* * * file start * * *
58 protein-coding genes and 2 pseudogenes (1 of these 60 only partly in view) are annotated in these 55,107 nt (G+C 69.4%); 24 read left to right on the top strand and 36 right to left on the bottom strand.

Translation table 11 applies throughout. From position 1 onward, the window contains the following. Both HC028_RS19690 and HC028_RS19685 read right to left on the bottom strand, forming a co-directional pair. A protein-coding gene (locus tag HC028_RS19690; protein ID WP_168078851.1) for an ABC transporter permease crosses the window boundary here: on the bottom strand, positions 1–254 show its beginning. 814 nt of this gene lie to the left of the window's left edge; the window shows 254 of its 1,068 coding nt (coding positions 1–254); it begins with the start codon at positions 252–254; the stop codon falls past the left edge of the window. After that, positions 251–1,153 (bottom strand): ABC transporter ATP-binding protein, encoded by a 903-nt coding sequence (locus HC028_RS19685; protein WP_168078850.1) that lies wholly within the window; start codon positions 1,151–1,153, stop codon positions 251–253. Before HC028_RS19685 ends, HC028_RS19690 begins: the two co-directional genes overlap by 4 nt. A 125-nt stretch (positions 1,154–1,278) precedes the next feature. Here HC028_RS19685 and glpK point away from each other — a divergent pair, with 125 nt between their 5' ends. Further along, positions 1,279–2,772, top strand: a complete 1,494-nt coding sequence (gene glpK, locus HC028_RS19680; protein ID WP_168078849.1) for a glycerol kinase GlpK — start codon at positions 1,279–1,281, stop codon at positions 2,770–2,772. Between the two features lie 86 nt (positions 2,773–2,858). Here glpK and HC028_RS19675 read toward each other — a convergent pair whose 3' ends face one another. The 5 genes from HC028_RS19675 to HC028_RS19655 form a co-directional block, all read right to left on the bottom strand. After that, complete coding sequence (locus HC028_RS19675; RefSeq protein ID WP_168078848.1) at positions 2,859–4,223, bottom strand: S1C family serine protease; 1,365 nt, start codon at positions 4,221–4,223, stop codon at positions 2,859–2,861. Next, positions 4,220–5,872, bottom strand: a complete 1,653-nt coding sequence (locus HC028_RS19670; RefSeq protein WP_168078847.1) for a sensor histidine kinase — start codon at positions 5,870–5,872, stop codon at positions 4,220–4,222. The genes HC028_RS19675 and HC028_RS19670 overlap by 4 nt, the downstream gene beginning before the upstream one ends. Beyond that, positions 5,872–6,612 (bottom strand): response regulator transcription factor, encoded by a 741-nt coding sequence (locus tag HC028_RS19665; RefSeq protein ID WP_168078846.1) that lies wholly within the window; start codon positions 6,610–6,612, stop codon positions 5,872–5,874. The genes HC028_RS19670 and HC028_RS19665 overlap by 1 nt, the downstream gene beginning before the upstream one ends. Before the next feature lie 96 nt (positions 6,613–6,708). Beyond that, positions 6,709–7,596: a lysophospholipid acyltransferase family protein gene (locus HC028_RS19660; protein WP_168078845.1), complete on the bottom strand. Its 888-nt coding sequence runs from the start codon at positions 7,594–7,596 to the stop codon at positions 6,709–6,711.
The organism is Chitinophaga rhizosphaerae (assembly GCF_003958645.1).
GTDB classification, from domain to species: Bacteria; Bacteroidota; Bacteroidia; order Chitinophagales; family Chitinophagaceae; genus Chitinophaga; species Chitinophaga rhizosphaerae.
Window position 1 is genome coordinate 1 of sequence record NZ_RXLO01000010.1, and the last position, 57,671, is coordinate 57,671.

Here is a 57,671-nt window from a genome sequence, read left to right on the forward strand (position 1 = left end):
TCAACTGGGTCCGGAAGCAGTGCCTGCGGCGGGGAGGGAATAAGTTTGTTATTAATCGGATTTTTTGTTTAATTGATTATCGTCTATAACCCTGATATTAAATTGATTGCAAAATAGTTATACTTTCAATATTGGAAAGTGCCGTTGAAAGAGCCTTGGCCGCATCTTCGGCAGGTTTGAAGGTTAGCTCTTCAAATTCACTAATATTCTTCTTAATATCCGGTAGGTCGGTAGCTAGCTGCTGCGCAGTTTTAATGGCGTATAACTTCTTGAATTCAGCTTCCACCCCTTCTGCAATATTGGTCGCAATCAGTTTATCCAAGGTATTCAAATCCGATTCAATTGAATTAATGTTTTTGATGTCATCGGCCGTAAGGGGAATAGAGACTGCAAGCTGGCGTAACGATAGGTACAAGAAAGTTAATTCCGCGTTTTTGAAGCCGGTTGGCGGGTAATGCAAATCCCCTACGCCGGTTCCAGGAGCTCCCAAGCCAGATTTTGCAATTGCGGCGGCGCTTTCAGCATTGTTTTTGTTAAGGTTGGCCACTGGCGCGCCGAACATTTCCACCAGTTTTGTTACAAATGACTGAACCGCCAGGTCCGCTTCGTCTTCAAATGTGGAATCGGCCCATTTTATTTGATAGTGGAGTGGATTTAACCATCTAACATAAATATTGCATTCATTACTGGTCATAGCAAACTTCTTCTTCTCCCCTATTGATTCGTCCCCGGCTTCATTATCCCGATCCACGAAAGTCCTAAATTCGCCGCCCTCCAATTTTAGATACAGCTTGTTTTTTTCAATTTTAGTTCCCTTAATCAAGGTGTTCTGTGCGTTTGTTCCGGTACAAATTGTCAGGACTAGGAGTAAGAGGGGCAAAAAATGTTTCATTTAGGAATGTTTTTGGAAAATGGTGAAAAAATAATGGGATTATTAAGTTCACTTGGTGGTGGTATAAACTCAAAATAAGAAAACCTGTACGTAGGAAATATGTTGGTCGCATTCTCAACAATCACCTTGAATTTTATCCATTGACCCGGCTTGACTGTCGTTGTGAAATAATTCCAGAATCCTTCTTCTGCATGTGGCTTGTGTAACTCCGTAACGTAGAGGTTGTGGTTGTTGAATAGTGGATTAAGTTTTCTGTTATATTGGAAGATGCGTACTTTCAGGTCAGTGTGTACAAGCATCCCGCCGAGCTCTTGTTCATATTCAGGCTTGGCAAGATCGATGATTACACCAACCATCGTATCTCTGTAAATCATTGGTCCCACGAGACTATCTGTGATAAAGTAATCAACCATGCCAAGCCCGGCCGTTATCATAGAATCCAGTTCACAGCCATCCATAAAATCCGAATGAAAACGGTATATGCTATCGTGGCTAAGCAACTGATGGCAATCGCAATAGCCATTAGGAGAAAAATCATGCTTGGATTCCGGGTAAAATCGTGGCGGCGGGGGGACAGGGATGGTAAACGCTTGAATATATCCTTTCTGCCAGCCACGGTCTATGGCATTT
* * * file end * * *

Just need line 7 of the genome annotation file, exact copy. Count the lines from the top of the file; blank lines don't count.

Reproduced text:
TCAACTGGGTCCGGAAGCAGTGCCTGCGGCGGGGAGGGAATAAGTTTGTTATTAATCGGATTTTTTGTTTAATTGATTATCGTCTATAACCCTGATATTAAATTGATTGCAAAATAGTTATACTTTCAATATTGGAAAGTGCCGTTGAAAGAGCCTTGGCCGCATCTTCGGCAGGTTTGAAGGTTAGCTCTTCAAATTCACTAATATTCTTCTTAATATCCGGTAGGTCGGTAGCTAGCTGCTGCGCAGTTTTAATGGCGTATAACTTCTTGAATTCAGCTTCCACCCCTTCTGCAATATTGGTCGCAATCAGTTTATCCAAGGTATTCAAATCCGATTCAATTGAATTAATGTTTTTGATGTCATCGGCCGTAAGGGGAATAGAGACTGCAAGCTGGCGTAACGATAGGTACAAGAAAGTTAATTCCGCGTTTTTGAAGCCGGTTGGCGGGTAATGCAAATCCCCTACGCCGGTTCCAGGAGCTCCCAAGCCAGATTTTGCAATTGCGGCGGCGCTTTCAGCATTGTTTTTGTTAAGGTTGGCCACTGGCGCGCCGAACATTTCCACCAGTTTTGTTACAAATGACTGAACCGCCAGGTCCGCTTCGTCTTCAAATGTGGAATCGGCCCATTTTATTTGATAGTGGAGTGGATTTAACCATCTAACATAAATATTGCATTCATTACTGGTCATAGCAAACTTCTTCTTCTCCCCTATTGATTCGTCCCCGGCTTCATTATCCCGATCCACGAAAGTCCTAAATTCGCCGCCCTCCAATTTTAGATACAGCTTGTTTTTTTCAATTTTAGTTCCCTTAATCAAGGTGTTCTGTGCGTTTGTTCCGGTACAAATTGTCAGGACTAGGAGTAAGAGGGGCAAAAAATGTTTCATTTAGGAATGTTTTTGGAAAATGGTGAAAAAATAATGGGATTATTAAGTTCACTTGGTGGTGGTATAAACTCAAAATAAGAAAACCTGTACGTAGGAAATATGTTGGTCGCATTCTCAACAATCACCTTGAATTTTATCCATTGACCCGGCTTGACTGTCGTTGTGAAATAATTCCAGAATCCTTCTTCTGCATGTGGCTTGTGTAACTCCGTAACGTAGAGGTTGTGGTTGTTGAATAGTGGATTAAGTTTTCTGTTATATTGGAAGATGCGTACTTTCAGGTCAGTGTGTACAAGCATCCCGCCGAGCTCTTGTTCATATTCAGGCTTGGCAAGATCGATGATTACACCAACCATCGTATCTCTGTAAATCATTGGTCCCACGAGACTATCTGTGATAAAGTAATCAACCATGCCAAGCCCGGCCGTTATCATAGAATCCAGTTCACAGCCATCCATAAAATCCGAATGAAAACGGTATATGCTATCGTGGCTAAGCAACTGATGGCAATCGCAATAGCCATTAGGAGAAAAATCATGCTTGGATTCCGGGTAAAATCGTGGCGGCGGGGGGACAGGGATGGTAAACGCTTGAATATATCCTTTCTGCCAGCCACGGTCTATGGCATTT